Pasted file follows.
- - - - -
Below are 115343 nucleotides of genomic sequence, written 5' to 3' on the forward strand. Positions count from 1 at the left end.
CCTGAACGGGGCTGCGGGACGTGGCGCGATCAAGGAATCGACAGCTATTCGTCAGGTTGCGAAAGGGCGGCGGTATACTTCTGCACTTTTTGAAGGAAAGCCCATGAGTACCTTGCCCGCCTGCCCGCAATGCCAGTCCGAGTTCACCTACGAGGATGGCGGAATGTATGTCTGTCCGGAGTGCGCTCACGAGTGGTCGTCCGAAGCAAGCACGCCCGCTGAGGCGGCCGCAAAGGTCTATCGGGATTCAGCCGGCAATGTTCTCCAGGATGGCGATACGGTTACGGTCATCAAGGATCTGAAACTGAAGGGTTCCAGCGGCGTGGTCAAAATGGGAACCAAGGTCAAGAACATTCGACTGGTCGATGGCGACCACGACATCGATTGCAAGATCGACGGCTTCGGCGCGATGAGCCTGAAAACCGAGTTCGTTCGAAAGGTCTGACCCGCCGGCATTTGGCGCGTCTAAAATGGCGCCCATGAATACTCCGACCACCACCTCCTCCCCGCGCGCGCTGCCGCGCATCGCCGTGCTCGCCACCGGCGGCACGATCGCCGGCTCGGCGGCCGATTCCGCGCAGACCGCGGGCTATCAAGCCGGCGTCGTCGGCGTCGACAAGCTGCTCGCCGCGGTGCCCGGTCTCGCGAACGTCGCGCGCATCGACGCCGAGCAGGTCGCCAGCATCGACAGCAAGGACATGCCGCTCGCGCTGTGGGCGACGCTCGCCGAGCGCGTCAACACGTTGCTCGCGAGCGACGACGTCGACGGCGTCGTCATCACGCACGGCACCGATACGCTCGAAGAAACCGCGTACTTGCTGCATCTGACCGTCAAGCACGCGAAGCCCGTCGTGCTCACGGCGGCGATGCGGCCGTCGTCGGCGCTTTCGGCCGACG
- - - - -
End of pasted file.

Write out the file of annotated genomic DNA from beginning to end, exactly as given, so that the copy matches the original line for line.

Below are 115343 nucleotides of genomic sequence, written 5' to 3' on the forward strand. Positions count from 1 at the left end.
CCTGAACGGGGCTGCGGGACGTGGCGCGATCAAGGAATCGACAGCTATTCGTCAGGTTGCGAAAGGGCGGCGGTATACTTCTGCACTTTTTGAAGGAAAGCCCATGAGTACCTTGCCCGCCTGCCCGCAATGCCAGTCCGAGTTCACCTACGAGGATGGCGGAATGTATGTCTGTCCGGAGTGCGCTCACGAGTGGTCGTCCGAAGCAAGCACGCCCGCTGAGGCGGCCGCAAAGGTCTATCGGGATTCAGCCGGCAATGTTCTCCAGGATGGCGATACGGTTACGGTCATCAAGGATCTGAAACTGAAGGGTTCCAGCGGCGTGGTCAAAATGGGAACCAAGGTCAAGAACATTCGACTGGTCGATGGCGACCACGACATCGATTGCAAGATCGACGGCTTCGGCGCGATGAGCCTGAAAACCGAGTTCGTTCGAAAGGTCTGACCCGCCGGCATTTGGCGCGTCTAAAATGGCGCCCATGAATACTCCGACCACCACCTCCTCCCCGCGCGCGCTGCCGCGCATCGCCGTGCTCGCCACCGGCGGCACGATCGCCGGCTCGGCGGCCGATTCCGCGCAGACCGCGGGCTATCAAGCCGGCGTCGTCGGCGTCGACAAGCTGCTCGCCGCGGTGCCCGGTCTCGCGAACGTCGCGCGCATCGACGCCGAGCAGGTCGCCAGCATCGACAGCAAGGACATGCCGCTCGCGCTGTGGGCGACGCTCGCCGAGCGCGTCAACACGTTGCTCGCGAGCGACGACGTCGACGGCGTCGTCATCACGCACGGCACCGATACGCTCGAAGAAACCGCGTACTTGCTGCATCTGACCGTCAAGCACGCGAAGCCCGTCGTGCTCACGGCGGCGATGCGGCCGTCGTCGGCGCTTTCGGCCGACG